Vultures in Zambia news

This video is about vultures and hyenas at a buffalo kill in Zambia in 2014.

From BirdLife:

12 Sep 2017

BirdWatch Zambia collects data about vulture movements

By Chaona Phiri

In July 2016, BirdWatch Zambia (BirdLife Partner in Zambia) embarked on a project to establish safe feeding and roosting areas for vultures – known as Vulture Safe Zones. This was accomplished through partnership and dialogue with farm owners to influence farm management practices, to protect and allow vultures to thrive in these farmland areas.

With funding from BirdLife International, BirdWatch Zambia (BWZ) was able to conduct population surveys covering 73000 hectares and 475km of transects within and around Chisamba, an Important Bird and Biodiversity Area (IBA). The surveys that were first conducted in December 2016 and repeated in June 2017, recorded well over 1300 vultures, specifically 3 species; the White-backed Vulture, Hooded Vulture and Lappet-faced Vulture.

To date, approximately 35000 hectares of private farmland is a safe feeding area for vultures through influencing farm management practices in and around Chisamba IBA. Furthermore, additional funding has been secured from the Isdell Family Foundation targeting 20000 hectares between Chisamba and Kafue Flats IBAs (Blue Lagoon and Lochinvar national parks) so that a safe feeding corridor is created from the protected area where these birds are most likely breeding.

From 10–16 August 2017, BWZ conducted ground nest surveys on the Kafue Flats IBA, a wetland surrounded by seasonally flooded savanna woodlands and flat-topped Acacia species. An average nest density of 7nests/km² in a survey of 9000km² was recorded. Results showed that the nesting habitat was not continuous but fragmented with the largest fragment covering about 2500km². At least 50 active vulture nests (49 White-backed vulture and 1 Lappet-faced vulture) were found. The Kafue flats which is about 85km away from the Chisamba vulture safe zone appears to be a key site for breeding vultures. BWZ hopes to secure funding for aerial surveys in the future to compliment the information gathered from ground surveys.

In addition to conducting ground surveys, Global System for Mobile communication (GSM) and satellite tracking units were put on one Hooded Vulture and 2 White-backed Vultures in Chisamba. Wing tags were also put on these birds to track their movement.


Saving vultures in Zambia

This video says about itself:

31 August 2014

Lion playing “Statues game” with vultures in South Luangwa National Park, Zambia.

From BirdLife:

Helping farmers create a safe haven for vultures in Zambia

By Chaona Phiri, 27 Jan 2017

When human activity in biodiverse forests is uncontrolled, the survival of plants, animals and other micro-organisms is at risk.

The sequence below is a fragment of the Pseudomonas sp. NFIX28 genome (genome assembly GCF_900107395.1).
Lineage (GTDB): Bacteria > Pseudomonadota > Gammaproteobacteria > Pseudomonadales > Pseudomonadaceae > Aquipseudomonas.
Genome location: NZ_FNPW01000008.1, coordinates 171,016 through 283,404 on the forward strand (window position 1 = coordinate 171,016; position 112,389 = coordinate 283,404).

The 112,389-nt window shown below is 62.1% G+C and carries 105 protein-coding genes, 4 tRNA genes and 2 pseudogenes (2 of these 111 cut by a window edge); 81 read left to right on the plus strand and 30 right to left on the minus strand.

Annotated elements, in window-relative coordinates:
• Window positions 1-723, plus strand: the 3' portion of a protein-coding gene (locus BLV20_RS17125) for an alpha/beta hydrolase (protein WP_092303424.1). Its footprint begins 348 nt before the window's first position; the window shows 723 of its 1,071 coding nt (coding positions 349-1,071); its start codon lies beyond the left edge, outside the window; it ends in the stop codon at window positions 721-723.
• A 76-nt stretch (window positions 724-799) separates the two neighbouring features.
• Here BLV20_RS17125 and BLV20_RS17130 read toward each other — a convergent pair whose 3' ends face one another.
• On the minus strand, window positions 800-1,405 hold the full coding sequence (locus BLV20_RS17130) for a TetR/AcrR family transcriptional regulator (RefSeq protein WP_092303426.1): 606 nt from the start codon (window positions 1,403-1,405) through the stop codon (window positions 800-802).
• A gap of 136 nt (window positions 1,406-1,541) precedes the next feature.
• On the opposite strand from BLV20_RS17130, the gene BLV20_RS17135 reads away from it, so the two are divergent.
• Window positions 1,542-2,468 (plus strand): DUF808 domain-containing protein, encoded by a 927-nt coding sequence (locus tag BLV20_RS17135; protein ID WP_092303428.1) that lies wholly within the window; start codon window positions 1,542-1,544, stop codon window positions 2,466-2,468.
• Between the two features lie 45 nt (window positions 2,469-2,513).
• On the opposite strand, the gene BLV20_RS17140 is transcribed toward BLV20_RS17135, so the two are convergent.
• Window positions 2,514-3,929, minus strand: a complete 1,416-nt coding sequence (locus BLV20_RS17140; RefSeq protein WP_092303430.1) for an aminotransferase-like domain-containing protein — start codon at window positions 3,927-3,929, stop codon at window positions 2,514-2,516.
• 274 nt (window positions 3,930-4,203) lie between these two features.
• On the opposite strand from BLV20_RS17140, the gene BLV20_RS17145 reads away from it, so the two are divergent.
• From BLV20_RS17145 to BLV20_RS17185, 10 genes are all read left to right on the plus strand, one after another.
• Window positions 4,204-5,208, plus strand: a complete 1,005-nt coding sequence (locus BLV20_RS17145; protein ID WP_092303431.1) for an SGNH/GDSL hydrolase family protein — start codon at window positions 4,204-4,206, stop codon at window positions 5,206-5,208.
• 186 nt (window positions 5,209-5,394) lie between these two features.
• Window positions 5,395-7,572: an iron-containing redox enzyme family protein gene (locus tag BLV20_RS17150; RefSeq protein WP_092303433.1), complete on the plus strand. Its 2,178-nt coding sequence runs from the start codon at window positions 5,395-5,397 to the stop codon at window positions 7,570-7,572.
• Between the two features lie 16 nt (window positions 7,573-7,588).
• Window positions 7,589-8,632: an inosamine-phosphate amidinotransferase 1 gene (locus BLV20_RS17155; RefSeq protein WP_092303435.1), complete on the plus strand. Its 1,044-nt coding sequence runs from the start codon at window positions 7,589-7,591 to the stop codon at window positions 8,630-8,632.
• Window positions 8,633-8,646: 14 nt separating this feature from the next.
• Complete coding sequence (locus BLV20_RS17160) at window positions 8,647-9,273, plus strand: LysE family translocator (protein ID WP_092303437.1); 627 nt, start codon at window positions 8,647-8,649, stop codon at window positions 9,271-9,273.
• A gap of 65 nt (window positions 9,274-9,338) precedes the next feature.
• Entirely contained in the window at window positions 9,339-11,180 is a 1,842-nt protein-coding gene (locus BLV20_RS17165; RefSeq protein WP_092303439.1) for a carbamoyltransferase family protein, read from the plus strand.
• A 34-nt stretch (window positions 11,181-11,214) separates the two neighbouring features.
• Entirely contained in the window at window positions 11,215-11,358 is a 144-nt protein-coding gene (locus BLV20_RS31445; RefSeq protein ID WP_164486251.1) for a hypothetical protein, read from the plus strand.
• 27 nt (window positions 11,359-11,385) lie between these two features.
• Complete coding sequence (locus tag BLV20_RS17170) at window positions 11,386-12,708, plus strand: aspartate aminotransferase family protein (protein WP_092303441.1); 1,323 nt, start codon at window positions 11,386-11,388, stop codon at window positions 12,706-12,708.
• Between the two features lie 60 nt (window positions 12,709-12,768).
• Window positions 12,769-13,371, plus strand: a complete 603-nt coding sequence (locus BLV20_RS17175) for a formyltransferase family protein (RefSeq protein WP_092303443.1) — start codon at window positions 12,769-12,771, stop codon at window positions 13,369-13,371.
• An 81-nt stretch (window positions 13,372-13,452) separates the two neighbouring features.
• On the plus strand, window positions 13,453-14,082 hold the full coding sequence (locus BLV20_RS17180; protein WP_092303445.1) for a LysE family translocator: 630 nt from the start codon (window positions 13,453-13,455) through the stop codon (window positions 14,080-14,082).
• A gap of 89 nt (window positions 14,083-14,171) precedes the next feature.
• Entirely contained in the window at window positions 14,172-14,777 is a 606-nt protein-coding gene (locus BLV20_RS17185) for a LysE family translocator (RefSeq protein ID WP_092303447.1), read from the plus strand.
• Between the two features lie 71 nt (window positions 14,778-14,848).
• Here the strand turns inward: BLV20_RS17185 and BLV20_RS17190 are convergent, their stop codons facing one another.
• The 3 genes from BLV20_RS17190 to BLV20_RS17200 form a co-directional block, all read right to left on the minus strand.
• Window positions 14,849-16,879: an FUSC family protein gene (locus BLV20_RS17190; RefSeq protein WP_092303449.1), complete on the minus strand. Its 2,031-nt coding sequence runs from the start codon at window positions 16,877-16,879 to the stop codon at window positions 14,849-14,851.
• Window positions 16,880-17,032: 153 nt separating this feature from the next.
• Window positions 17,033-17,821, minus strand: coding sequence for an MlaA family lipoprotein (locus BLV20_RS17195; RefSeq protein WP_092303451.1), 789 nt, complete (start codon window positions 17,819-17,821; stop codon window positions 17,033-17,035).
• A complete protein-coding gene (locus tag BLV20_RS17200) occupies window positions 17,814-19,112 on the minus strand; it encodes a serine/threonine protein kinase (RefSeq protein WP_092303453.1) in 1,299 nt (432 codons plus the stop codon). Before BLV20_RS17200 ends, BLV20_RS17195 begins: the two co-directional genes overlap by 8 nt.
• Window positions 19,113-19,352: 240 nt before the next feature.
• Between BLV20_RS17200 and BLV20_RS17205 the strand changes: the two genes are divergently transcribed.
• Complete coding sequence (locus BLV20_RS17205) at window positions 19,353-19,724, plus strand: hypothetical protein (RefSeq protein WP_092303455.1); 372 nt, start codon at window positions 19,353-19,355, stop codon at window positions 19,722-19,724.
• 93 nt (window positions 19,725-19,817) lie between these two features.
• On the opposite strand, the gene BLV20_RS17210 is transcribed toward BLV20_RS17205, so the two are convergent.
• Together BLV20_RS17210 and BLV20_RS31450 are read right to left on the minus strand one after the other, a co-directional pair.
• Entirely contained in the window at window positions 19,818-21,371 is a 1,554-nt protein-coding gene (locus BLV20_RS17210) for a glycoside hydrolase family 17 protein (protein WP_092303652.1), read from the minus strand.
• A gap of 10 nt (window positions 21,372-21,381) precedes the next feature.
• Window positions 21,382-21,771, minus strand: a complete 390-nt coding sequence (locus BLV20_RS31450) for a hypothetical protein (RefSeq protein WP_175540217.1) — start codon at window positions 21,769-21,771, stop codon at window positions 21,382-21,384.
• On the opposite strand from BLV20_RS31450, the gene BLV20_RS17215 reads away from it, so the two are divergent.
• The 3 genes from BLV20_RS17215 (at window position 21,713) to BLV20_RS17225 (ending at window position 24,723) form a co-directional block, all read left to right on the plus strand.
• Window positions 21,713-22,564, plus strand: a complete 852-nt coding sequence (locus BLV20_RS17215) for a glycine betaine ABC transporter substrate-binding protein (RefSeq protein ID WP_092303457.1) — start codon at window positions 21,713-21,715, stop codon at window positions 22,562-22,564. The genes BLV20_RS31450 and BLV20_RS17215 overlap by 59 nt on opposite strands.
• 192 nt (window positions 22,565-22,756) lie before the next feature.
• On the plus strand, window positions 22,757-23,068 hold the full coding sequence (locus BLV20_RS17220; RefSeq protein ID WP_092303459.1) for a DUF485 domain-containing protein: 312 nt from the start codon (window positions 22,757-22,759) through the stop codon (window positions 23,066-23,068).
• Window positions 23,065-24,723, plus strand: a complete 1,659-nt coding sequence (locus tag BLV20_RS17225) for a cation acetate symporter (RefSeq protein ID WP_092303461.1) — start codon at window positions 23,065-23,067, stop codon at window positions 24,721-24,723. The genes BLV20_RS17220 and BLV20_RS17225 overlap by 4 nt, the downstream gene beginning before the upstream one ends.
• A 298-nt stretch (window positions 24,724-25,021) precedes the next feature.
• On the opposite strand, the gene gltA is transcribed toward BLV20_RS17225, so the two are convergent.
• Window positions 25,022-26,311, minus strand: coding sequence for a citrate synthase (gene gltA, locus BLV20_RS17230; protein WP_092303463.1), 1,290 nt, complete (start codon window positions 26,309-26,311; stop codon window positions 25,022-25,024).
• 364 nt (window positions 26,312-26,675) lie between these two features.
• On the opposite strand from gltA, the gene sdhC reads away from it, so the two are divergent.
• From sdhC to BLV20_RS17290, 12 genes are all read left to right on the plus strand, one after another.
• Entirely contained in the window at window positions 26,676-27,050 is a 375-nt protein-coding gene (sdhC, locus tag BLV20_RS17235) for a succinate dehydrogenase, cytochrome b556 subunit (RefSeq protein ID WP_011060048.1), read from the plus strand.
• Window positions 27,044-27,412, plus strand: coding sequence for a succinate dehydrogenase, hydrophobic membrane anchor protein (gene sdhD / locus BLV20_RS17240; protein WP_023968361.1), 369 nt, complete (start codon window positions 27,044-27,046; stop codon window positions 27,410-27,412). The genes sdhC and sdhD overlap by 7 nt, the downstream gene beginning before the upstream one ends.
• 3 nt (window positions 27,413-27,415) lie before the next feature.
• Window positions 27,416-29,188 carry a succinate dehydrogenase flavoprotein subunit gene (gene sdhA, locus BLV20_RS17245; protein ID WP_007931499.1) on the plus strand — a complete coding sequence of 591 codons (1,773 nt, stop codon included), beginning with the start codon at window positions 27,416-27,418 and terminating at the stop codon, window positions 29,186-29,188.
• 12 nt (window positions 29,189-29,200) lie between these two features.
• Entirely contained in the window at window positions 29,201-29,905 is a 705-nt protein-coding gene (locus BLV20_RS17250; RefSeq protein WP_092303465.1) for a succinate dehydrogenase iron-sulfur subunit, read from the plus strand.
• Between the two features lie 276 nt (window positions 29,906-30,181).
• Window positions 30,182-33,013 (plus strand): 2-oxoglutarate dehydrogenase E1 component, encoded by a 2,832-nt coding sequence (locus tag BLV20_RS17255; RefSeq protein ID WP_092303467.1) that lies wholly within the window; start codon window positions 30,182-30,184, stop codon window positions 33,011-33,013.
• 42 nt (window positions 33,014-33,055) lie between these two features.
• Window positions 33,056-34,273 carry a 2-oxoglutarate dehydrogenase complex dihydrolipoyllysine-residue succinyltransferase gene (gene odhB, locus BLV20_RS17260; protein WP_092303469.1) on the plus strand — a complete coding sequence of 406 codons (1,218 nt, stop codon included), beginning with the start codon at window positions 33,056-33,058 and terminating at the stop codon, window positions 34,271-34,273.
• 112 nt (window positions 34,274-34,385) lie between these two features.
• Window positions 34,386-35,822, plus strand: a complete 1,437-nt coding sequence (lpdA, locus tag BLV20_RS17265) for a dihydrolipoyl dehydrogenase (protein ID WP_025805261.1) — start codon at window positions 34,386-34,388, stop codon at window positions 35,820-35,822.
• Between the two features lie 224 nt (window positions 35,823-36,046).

In a bid to secure Zambia’s Chisamba Important Bird and Biodiversity Area (IBA), a safe haven for endangered vultures, BirdWatch Zambia (BirdLife Partner) has educated farm owners, managers and workers who operate within the IBA on why it is important to protect natural habitats from man-made threats.

The Chisamba IBA in Zambia covers an area of 55,000 hectares and more than 72% of it falls within private farms. Activities like cattle ranching, game farming, dairy farming and crocodile farming attract hundreds of vultures to the farms, where the birds benefit from large trees that offer suitable perching, roosting and breeding sites. The large privately owned commercial farms also offer a safe haven for vultures that are attracted by the waste from meat processing, and the harvesting of crocodiles.

Much of the Chisamba IBA land falls within local and national forests and serves as home to Zambia’s only true endemic bird species, the Zambian Barbet Lybius chaplini. However, encroachment by human settlement, fuelwood and charcoal production are threats to conservation efforts in the area.

BirdWatch Zambia is working to secure 4,000 hectares of the Chisamba IBA for the benefit of vultures and natural ecosystems in general. They have engaged in dialogue with private farm owners in Chisamba to create a Vulture Safe Zone (VSZ) in the properties within the IBA. The initiative recognizes the movement of vultures from one farm to another depending on the feeding opportunity.

An education and awareness campaign around the area has also targeted school children and their parents who either own, manage or work in farms in the area. The campaign and dialogue seek to change local perceptions about vultures and also influence farm management practices.

“They [vultures] are ugly birds that spoil good meat,” said Chanda, a Chisamba secondary school child residing in a cattle ranch within the zone before attending the campaign.

After learning about the environmental importance of vultures through the project, Chanda now describes vultures as “lifesaving birds”.

Through this project, BirdWatch Zambia has established and sustained strong relationships with private land owners to facilitate consistent research on vultures and several other bird species within the area.

BirdWatch Zambia will hold a survey in 2017 to establish the population of vultures in the Chisamba IBA and perform mapping and geo-referencing of breeding sites. Tagging to improve an understanding of vulture movements is also on schedule.

Chisamba is Zambia’s closest IBA to the main city Lusaka, which is about 97km away. This proximity has made it easy for BirdWatch Zambia staff based in the city to monitor and tour the various farms.

Zambian children save barn swallow’s life

This video is called [Barn] Swallows return home to England – from the BBC’s “Earth Flight Europe”.

From BirdLife:

A little story from Spring Alive

By Shaun Hurrell, Wed, 09/12/2015 – 15:38

Every once in a while, you come across a little story that makes you smile, makes you breathe a sigh of hope. A small act that could be easily missed, but which represents something a lot bigger. This story is one of those stories.

Spring Alive is an amazing movement started by BirdLife that encourages kids to be interested in and act for nature by teaching them about the wonder of bird migration and more.